Never Eat a Boring, Dry, Chicken Breast Again

The comprehensive strategy to cooking the most notorious cut. 
By and

Published Apr. 14, 2023.

Have you ever had a dried out, stringy, flavorless chicken breast? 

Everyone reading this story probably has, and here’s why: It’s because the breast needed to be treated like white meat, but was in fact handled like dark meat: Cooked over high heat for an extended period of time, braised, or cooked to a high internal temperature. 

The list of crimes is long and the list of chicken breast criminals even longer. But you needn’t be among them! Read on (or watch the latest episode of What’s Eating Dan?) to learn everything you need to know to make perfect, flavorful, tender, juicy, delicious breasts every time. 

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1. White Meat vs. Dark Meat

To understand chicken breast, you first need to understand the difference between white meat and dark meat. 

The color difference between a chicken breast and a chicken thigh is largely due to the amount of myoglobin found in each. Myoglobin is a dark-red oxygen-binding protein that provides a rich source of oxygen to muscles that do strenuous and continuous activity. 

Chicken thighs contain more myoglobin and therefore appear darker than chicken breasts, which do short bursts of work with plenty of time in between to refuel on oxygen.

More myoglobin tells me that this muscle does continuous work. In order to do that work, those muscles need fat for fuel. That means it has a richer flavor, because fat is flavorful. 

That continuous work also demands supportive connective tissue, particularly collagen. Collagen is a triple helix protein that unwinds into strands of moisture binding gelatin through extended cooking.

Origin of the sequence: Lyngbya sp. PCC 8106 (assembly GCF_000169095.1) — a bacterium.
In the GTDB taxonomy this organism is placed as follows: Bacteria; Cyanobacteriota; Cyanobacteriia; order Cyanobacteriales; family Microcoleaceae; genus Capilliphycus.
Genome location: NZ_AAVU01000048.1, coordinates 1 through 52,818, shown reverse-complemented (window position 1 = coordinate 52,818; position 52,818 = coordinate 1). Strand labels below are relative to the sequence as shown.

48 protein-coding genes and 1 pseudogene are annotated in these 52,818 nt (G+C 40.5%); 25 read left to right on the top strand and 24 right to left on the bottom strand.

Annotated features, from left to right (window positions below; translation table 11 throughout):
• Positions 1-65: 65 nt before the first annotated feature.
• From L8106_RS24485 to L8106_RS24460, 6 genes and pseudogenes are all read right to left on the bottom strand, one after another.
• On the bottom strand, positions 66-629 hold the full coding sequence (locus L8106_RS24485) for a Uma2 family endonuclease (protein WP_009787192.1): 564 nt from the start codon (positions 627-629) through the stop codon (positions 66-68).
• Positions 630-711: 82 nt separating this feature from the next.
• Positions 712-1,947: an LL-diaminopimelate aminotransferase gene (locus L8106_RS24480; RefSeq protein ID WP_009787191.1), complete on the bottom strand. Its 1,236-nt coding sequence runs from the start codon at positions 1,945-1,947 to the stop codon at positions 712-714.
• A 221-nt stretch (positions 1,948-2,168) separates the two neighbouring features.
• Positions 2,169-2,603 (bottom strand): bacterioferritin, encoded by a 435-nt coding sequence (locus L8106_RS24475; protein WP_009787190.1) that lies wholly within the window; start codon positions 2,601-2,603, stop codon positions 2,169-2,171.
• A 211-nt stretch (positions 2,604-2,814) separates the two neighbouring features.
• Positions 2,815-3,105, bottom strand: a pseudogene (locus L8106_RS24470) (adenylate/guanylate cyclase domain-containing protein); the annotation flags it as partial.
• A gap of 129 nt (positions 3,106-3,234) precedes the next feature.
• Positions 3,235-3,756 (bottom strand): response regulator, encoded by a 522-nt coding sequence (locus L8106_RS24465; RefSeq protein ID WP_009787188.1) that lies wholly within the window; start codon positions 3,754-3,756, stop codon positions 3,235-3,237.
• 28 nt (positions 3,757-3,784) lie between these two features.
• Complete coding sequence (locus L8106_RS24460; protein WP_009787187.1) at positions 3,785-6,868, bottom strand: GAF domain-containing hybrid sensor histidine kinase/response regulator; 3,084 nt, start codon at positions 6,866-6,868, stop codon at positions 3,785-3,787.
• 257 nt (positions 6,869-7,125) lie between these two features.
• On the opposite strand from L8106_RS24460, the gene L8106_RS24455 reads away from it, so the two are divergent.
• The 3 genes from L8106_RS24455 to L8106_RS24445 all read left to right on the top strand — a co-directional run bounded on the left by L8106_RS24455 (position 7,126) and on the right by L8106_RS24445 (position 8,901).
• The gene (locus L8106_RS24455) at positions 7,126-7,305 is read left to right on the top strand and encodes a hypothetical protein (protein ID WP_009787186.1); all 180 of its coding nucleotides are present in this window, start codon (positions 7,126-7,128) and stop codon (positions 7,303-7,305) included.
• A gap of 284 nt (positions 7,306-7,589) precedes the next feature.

All we need to see is the color of the meat and we  know we want to cook it long enough that the collagen dissolves into gelatin and the meat turns tender and juicy. 

The opposite is true for white meat. Less myoglobin tells me this muscle does short bursts of activity, doesn't contain much flavorful fat, and lacks collagen that can dissolve into gelatin over a long cook time. 

It needs to be cooked to as low of a temperature as possible to retain natural moisture and keep muscle fibers from toughening up. 


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2. How to Prep Juicy Chicken Breasts 

Cooking juicy, tender chicken breasts starts before you turn on the heat. Here are four simple preparation tactics that can make a huge difference.

Use Salt

Applying salt to muscle proteins changes their structure, allowing them to hold on to more moisture. 

Method: Sprinkle kosher salt on a breast and let it sit. Doing this early is best, as it takes time for salt to move. You want at least 45 minutes, but 4 hours to overnight is ideal.

Soak in a Brine

The salt in brine seasons the chicken and promotes a change in its protein structure, reducing its overall toughness and creating gaps that fill up with water and keep the meat juicy and flavorful. 

Brining can work faster than salting and can also result in juicier lean cuts since it adds, versus merely retains, moisture. 

Method: Combine 1 1/2 quarts water and 3 tablespoons of salt (I also add an equal amount of sugar as I like that balance of flavor, but it’s cook’s choice) and whisk until dissolved. Add breasts and let sit for 30 minutes to an hour.

Make a Salty Marinade

Something like fish sauce provides plenty of salt, as well as glutamates, which provide meaty intensity. 

Method: Combine breasts and a marinade of water, fish sauce, honey, salt, and pepper in a sealable bag. Press out the air, seal and refrigerate for 30 minutes. 

Use Baking Soda